N.B: In this context I should also pay my tributes to another fearless judge of those troubled times, Justice H.R.Khanna of the Supreme Court, who wrote the dissenting judgement in the preventive detention case which arose during the Emergency and was superseded for Chief Justiceship of the Supreme Court by Mrs. Indira Gandhi. He died hardly two months ago. The ‘New York Times; hailed Justice Khanna’s judgement in an editorial soon after it was delivered.

Monday, January 28, 2008

faceless Facebook?

The Goddess of Justice is blindfolded. This symbolizes Justice as strictly impersonal, unmoved by individual preferences. Facebook, the social networking site, is faceless when it comes to deciding on the fates of its users. Any user is free to report any other user and such reports are eagerly accepted at face value. The user against whom a report is made sees his account disabled forthwith. Any further inquiry with Facebook only elicits the mechanical response that Terms of Use agreed upon has been violated and the decision is final. No information is given on the nature of the complaint or the specific violation alleged as committed by the user. It is a harsh judgement, without trial, instantly dispensed, similar to that among Bedouin tribes. The guilty find themselves deprived of their contacts , the graffiti they draw, the pictures and messages they post, and the mails they receive with no access whatsoever. A trauma, barbaric in social terms, is inflicted on the hapless Facebook user. And the helpless individual user is left with no means to challenge Facebook. One patiently waits for a David who will match this Goliath. And going by the plenty of messages posted on the web alleging harshness, arbitrariness and unfair treatment from Facebook , I am sure the day is not far off when a David’s stone will fell this Goliath.

Disabled users of Facebook should’nt silently sit through the tyranny unleashed on them. They should network, share thoughts, discuss among themselves, and devise creative and innovative ways to face this injustice and expose the undemocratic and high-handed methods of Facebook. How about mounting a legal challenge to Facebook’s arbitrariness in US or European courts?

Sunday, January 27, 2008

Michael O Leavitt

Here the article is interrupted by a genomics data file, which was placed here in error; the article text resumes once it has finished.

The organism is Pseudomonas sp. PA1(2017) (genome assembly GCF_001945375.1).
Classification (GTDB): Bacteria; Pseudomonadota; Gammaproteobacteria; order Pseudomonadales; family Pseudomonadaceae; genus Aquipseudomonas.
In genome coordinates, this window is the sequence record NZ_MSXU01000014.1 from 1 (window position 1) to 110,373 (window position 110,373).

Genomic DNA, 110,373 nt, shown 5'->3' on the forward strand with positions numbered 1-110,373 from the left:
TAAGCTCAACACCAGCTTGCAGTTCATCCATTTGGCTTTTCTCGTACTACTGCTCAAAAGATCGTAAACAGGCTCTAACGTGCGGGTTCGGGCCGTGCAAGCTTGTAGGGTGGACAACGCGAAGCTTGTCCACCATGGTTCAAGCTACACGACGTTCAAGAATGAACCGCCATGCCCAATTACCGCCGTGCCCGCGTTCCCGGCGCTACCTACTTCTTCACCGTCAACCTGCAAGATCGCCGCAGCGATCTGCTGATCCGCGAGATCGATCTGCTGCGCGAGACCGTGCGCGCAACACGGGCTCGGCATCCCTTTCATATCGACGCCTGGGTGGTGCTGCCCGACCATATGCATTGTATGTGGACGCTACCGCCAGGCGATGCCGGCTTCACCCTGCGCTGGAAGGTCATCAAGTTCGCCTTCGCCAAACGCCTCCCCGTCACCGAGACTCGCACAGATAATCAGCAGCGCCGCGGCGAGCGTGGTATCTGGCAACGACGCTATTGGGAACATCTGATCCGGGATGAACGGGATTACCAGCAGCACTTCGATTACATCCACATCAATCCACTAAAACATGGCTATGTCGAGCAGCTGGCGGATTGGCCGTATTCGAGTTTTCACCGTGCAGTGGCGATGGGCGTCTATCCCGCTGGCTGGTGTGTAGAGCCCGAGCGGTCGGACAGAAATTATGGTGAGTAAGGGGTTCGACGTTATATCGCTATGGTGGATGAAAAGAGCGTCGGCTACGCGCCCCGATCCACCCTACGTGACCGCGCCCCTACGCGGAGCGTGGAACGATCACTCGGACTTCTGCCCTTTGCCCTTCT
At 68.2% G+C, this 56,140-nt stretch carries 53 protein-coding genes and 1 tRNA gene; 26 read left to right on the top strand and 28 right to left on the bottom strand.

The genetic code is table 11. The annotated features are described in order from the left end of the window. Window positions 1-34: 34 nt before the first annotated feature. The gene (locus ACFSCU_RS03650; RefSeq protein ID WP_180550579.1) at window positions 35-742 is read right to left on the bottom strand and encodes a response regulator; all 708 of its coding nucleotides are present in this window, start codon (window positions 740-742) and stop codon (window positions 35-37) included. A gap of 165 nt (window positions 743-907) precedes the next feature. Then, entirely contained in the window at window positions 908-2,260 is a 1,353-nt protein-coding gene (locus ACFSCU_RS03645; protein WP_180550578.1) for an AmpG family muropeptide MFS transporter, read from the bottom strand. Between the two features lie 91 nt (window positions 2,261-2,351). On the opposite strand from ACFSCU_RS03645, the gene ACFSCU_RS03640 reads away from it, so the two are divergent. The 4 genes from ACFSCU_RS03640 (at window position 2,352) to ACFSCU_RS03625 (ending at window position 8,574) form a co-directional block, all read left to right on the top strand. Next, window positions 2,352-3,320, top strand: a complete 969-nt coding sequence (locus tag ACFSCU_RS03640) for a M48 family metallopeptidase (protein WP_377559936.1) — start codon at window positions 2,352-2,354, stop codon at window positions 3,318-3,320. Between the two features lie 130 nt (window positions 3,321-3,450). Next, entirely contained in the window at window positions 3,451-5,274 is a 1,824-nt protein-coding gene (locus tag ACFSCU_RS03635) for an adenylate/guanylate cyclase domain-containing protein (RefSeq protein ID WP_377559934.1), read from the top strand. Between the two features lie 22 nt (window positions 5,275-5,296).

Michael O Leavitt, the US Secretary of Health, was in India to see for himself recent advancements in health care and the product facilities being developed. In an interview with ‘The Hindu’ he made two points worth pondering over.

Referring to the unsustainably high costs of health care in US ( in India too health care costs in the private sector is no different) he called for developing techniques to measure their quality and value. People should have access to information which enables them to compare the quality of health care they receive against its costs. In health care as in every other sector, says Mr.Leavitt, if people have information about the cost and quality, they will make choices that will drive the quality up and the costs down. A market based on value will emerge.

The second point he makes is on validating treatments and formulations from alternative and complementary systems of medicine. He says that the US National Institutes of Health have a centre that focuses on them. How different from India where there is very little interaction between modern medicine and the traditional systems, both of which occupy separate spheres and where the experts in each field encounter each other as adversaries in a battle!. Mr. Leavitt says that US policy is to take traditional systems of healing, understand it better, apply good science to it and apply it or use it. Mr. Leavitt mentions of the considerable time he spend in China looking at their traditional systems of medicine and his meeting with Mr.Chim, renowned in treating leukaemia , who successfully introduced arsenic in its treatment based on traditional practices.

The thrust on providing full information to users of health care and the positive approach to traditional systems of medicine being practiced the world over for centuries is proof that a change in approach, qualitative in nature, is taking place in health care in USA. The pace of change may be slow, yet the shift in emphasis is a welcome development. The United States should take the lead in integrating traditional healing practices with modern systems of medicine so that we gain the best of both. India's health administrators(and there's a surfeit of them) too should make sensible use of these suggestions of Mr.Leavitt.